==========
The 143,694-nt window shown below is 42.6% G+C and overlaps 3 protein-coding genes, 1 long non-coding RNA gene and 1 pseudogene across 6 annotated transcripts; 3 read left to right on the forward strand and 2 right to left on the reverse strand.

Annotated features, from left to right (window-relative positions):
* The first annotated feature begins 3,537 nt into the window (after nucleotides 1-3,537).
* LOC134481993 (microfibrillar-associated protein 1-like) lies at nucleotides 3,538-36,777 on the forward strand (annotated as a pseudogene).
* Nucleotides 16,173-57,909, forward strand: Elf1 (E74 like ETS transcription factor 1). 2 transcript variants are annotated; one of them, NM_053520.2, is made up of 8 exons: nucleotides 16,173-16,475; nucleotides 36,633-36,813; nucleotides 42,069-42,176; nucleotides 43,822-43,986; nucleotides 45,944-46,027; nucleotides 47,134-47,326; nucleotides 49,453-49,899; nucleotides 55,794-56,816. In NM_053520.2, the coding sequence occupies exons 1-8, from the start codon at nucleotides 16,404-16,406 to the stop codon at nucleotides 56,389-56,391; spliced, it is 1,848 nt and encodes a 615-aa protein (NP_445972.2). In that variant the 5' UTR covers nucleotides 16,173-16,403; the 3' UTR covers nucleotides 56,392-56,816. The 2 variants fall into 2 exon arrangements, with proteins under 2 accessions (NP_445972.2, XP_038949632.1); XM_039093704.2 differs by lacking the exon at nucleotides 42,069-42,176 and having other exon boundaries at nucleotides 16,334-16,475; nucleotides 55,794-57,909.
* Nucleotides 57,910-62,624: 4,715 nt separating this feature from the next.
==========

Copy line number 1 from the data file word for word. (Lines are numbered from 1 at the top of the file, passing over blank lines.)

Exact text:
The 143,694-nt window shown below is 42.6% G+C and overlaps 3 protein-coding genes, 1 long non-coding RNA gene and 1 pseudogene across 6 annotated transcripts; 3 read left to right on the forward strand and 2 right to left on the reverse strand.